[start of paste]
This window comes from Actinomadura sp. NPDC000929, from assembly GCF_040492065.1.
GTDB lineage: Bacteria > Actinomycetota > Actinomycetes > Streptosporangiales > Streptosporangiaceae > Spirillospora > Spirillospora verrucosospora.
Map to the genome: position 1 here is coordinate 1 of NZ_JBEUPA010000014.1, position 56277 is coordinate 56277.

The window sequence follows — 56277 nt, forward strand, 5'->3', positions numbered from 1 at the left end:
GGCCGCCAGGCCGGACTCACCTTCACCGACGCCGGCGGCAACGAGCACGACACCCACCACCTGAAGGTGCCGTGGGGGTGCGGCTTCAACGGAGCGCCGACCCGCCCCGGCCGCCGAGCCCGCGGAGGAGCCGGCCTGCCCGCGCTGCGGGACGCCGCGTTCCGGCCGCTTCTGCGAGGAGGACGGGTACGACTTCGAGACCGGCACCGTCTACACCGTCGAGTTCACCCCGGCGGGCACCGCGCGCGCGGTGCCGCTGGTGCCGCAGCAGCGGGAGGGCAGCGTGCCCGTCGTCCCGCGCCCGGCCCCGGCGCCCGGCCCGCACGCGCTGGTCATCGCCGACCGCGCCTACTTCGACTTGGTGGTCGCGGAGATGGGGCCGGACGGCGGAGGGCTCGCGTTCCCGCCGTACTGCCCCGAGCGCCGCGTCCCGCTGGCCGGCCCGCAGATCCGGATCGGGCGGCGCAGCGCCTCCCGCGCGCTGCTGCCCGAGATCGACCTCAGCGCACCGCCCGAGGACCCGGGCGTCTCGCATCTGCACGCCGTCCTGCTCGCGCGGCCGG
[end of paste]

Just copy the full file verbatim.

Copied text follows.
This window comes from Actinomadura sp. NPDC000929, from assembly GCF_040492065.1.
GTDB lineage: Bacteria > Actinomycetota > Actinomycetes > Streptosporangiales > Streptosporangiaceae > Spirillospora > Spirillospora verrucosospora.
Map to the genome: position 1 here is coordinate 1 of NZ_JBEUPA010000014.1, position 56277 is coordinate 56277.

The window sequence follows — 56277 nt, forward strand, 5'->3', positions numbered from 1 at the left end:
GGCCGCCAGGCCGGACTCACCTTCACCGACGCCGGCGGCAACGAGCACGACACCCACCACCTGAAGGTGCCGTGGGGGTGCGGCTTCAACGGAGCGCCGACCCGCCCCGGCCGCCGAGCCCGCGGAGGAGCCGGCCTGCCCGCGCTGCGGGACGCCGCGTTCCGGCCGCTTCTGCGAGGAGGACGGGTACGACTTCGAGACCGGCACCGTCTACACCGTCGAGTTCACCCCGGCGGGCACCGCGCGCGCGGTGCCGCTGGTGCCGCAGCAGCGGGAGGGCAGCGTGCCCGTCGTCCCGCGCCCGGCCCCGGCGCCCGGCCCGCACGCGCTGGTCATCGCCGACCGCGCCTACTTCGACTTGGTGGTCGCGGAGATGGGGCCGGACGGCGGAGGGCTCGCGTTCCCGCCGTACTGCCCCGAGCGCCGCGTCCCGCTGGCCGGCCCGCAGATCCGGATCGGGCGGCGCAGCGCCTCCCGCGCGCTGCTGCCCGAGATCGACCTCAGCGCACCGCCCGAGGACCCGGGCGTCTCGCATCTGCACGCCGTCCTGCTCGCGCGGCCGG